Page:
“Looking at the non-pharmacotherapy options can be useful and quite appropriate in managing migraines,” says McSwan.
“We can tend to think that someone else is advising on the non-pharmacotherapy aspects of preventative treatment but often it gets overlooked or the patient might just need reminding.”
Neurologist Dr Raymond Schwartz says migraine is like a bushfire with anxiety and stress acting like strong southerly winds.
“These exacerbate the symptoms of migraine, so to successfully manage migraine you need to help patients manage their anxiety and stress.
“Given the limited utility and not insignificant side-effects of conventional migraine-prophylactic medication, I like to recommend evidence-based natural therapies, such as feverfew, coenzyme Q10, magnesium and selected B vitamins, as first-line migraine preventative therapy or as part of a broader holistic approach.
“B group vitamins have been shown to reduce the frequency and severity of migraine, particularly menstrual associated migraine. The precise mechanism of action is not clear but they are thought to exert an effect on cell energy (mitochondrial function) and as an anti-oxidant.
“B Vitamins, for which there is evidence of utility in migraine, should be used daily as prophylaxis for those patients suffering about one or more episodes of migraine per week.
He adds, “Attention to diet, in particular amine containing foods, and exercise can be helpful too.”
McSwan says there are clear guidelines on preventative treatment for migraine and the pharmacist certainly has a role to play, but it’s also vital to ensure there’s a plan in place for acute management.
“As pharmacists, if we see a script for Inderal 10mg and we know it’s for a migraine we need to be asking if the patient has an acute plan. At that point you can talk about caffeine and aspirin and put some thought and time into it. Write up an acute plan and see if it’s acceptable in the eyes of the patient’s GP. The doctor might be focused on prevention, but what happens when a migraine comes?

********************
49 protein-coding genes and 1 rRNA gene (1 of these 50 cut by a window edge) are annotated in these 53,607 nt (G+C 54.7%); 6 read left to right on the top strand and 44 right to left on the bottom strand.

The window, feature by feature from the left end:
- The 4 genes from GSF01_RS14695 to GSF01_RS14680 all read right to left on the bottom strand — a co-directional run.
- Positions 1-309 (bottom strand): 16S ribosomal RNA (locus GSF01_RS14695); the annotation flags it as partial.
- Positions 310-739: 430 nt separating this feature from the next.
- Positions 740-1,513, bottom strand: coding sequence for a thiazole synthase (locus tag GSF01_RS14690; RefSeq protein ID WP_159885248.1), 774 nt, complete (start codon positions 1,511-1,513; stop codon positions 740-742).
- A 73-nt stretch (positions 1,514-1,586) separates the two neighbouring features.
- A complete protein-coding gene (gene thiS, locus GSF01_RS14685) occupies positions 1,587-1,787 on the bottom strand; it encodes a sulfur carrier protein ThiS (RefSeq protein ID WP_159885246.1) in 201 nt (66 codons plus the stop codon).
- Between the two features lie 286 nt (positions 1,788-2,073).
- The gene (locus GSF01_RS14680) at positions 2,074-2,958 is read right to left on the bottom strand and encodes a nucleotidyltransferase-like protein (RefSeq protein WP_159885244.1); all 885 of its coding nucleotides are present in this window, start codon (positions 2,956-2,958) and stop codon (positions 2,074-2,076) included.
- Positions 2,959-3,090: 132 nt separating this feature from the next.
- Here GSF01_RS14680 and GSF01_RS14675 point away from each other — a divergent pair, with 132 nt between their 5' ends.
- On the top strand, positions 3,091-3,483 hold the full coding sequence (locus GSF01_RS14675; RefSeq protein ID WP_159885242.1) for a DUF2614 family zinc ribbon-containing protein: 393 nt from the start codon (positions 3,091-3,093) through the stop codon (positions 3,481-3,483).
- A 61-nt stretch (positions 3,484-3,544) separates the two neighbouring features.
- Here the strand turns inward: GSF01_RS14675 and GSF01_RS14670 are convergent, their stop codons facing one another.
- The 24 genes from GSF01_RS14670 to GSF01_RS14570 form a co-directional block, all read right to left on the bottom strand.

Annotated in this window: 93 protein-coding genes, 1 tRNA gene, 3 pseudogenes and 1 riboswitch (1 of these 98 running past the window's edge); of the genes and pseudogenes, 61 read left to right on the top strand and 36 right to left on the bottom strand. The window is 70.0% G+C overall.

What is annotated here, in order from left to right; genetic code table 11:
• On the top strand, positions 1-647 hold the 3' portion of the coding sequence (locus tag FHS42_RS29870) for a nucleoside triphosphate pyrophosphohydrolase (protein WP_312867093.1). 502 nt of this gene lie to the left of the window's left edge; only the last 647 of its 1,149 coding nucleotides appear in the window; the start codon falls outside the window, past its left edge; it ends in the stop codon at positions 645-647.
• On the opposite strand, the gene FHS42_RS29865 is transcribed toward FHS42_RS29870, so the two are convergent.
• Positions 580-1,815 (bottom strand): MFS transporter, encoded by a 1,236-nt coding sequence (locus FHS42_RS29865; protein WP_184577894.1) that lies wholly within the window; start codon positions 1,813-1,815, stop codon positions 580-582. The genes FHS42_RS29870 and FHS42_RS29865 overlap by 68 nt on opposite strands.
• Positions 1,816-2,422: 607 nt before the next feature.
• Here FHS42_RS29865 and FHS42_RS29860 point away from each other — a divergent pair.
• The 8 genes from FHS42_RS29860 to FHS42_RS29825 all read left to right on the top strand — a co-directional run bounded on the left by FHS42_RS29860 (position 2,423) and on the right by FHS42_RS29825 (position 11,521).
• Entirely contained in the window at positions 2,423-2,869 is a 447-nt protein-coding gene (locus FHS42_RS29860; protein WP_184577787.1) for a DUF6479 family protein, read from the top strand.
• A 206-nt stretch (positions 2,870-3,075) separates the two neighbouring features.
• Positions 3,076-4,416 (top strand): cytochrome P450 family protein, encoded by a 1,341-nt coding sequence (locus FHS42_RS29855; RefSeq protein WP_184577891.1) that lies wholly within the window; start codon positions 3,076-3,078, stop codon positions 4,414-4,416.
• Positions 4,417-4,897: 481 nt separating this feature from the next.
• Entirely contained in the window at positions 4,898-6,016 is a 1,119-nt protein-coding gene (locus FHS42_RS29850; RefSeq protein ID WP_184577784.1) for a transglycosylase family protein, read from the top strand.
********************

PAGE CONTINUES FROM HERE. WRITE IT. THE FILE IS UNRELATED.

“Pharmacy can back-fill the gaps, which is valuable and appreciated by the patient and the doctor. It shows you know what you’re talking about and you’re proposing an option.”
Dr Schwartz advises, “Acute attacks are best managed by taking the most effective tryptan that suits the patient immediately, at the onset of the attack. A simple mindfulness breathing technique may also be helpful at this stage. If the headache progresses you need to take the strongest and most effective simple analgesic (an anti-emetic if necessary) in a trial and error way.
Yet McSwan says pharmacists shouldn’t be giving too much in the way of major treatment options. “We can, if not contra-indicated, give ibuprofen but that’s about as far it is goes without a true diagnosis.”
Talking tension headache
Despite all the attention given to migraine, tension-type headache accounts for the majority of headaches with many people relying on self-care for treatment.
Chiropractor and editor of headache.com.au Dr Jerome Dixon says, “Tension headache is often over-applied as a category. It’s a broad umbrella term used for people with headache developing over a period of time. You can have tension headache caused by clenching and grinding the jaw or as a result of eyestrain from sitting at a computer for too long.
McSwan says, “The International Headache Society now uses tension-type headache as the accepted classification for headaches presenting with mild-to-moderate bilateral pain of pressing or tightening (non-pulsating) quality.
“The source of tension headaches is the overuse of the muscles in the neck and head, most commonly in response to stress. While the causative factors in tension headaches are now widely accepted to be excessive contraction of the neck and head muscles, evidence for this is only now being fully understood.
“Overuse produces strain at key trigger points in the muscles, causing the production of inflammatory modulators such as prostaglandins and bradykinin. These inflammatory modulators activate nerves associated with muscles, producing pain signals.
“Ensuring pharmacists have up-to-date knowledge of tension-type headache pathophysiology can encourage greater involvement in the optimal management of patients, and prevention of progression to a chronic condition.”